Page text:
Tuesday, April 26, 2011

I'd rather have a kid than a doctorate. I think.

I went to visiting day at one of the schools I'm applying to yesterday. I'm applying to two programs at the school-- one an MA in counseling and the other a PsyD.  (At a different school I'm applying to an Ed.D.)

One of my HUGE motivating factors in getting a degree in counseling -- whatever that ends up being-- would be to open up a private practice so that I can have a lot of flexibility in my life.  One of the reasons I want so much flexibility is because I want to be able to provide for my (potential future) family while still being able to spend time with them.

After going to the visiting day, hoping it would provide some clarity -- really thinking that I was leaning toward these two programs, but not sure which one-- I now am more conflicted, but finding myself leaning away from these programs and leaning toward the Ed.D.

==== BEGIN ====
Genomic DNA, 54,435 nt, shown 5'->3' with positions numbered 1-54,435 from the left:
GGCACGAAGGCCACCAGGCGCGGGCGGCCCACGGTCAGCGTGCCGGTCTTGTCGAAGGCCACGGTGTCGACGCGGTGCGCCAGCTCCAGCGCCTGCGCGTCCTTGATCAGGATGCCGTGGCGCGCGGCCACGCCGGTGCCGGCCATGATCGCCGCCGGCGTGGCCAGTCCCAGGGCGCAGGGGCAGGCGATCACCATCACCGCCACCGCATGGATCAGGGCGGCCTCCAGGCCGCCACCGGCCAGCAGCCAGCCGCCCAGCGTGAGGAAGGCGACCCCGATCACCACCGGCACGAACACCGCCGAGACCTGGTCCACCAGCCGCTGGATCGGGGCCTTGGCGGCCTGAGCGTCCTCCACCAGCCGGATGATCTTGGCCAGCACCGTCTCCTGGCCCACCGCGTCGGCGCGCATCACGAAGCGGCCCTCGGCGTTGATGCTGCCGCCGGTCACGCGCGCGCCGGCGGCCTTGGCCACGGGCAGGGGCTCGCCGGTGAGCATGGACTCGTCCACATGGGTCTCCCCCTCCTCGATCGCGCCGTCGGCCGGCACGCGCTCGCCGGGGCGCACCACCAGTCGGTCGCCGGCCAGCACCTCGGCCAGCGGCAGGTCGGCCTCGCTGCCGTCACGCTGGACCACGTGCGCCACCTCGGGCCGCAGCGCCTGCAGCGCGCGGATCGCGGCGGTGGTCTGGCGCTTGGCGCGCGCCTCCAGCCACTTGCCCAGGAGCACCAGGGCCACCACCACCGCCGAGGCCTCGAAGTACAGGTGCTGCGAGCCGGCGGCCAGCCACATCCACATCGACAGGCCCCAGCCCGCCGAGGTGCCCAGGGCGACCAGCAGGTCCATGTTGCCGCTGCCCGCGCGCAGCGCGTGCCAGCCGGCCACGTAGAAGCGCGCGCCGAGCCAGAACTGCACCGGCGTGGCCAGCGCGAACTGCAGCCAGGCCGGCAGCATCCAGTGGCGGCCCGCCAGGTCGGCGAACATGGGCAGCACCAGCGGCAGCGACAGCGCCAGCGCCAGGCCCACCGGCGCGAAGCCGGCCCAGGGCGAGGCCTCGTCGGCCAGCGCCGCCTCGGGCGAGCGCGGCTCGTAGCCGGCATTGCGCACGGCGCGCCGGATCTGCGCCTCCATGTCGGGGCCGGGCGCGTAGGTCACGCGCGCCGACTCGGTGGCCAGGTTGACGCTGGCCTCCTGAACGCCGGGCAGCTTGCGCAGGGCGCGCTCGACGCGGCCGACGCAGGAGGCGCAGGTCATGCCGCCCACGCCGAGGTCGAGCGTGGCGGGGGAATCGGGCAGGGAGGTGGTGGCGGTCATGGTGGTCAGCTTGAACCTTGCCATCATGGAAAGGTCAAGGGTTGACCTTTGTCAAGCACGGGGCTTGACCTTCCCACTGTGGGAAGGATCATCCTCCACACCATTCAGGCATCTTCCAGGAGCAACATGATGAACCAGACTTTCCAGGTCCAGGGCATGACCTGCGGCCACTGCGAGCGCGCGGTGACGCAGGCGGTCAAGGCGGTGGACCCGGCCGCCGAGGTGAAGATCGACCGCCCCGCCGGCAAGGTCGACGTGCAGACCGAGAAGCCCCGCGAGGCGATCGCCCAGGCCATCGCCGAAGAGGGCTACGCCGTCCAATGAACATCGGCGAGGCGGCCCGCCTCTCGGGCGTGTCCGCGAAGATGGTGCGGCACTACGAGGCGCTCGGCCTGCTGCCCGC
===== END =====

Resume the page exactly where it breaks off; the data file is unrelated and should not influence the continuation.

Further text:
One the one hand I felt good when the admissions people told me I'd be a good candidate for the PsyD program (This is not true for MOST PsyD programs ... it's complicated, but essentially my academic background isn't in Psych and so most schools wouldn't consider me since I don't have the pre-reqs.  This particular school specializes in adult learners/non-traditional students so their reqs are more flexible-- but it's still accredited & all that.)  I liked the school, I was impressed with the faculty I met & the facilities.

One of the reasons I was originally drawn to the school was because of their flexible program model-- a full day of classes 8am-7pm on Mondays and Tuesdays.  My hope was to continue working Wed-Fri, and it sounded like my workplace would be flexible with that.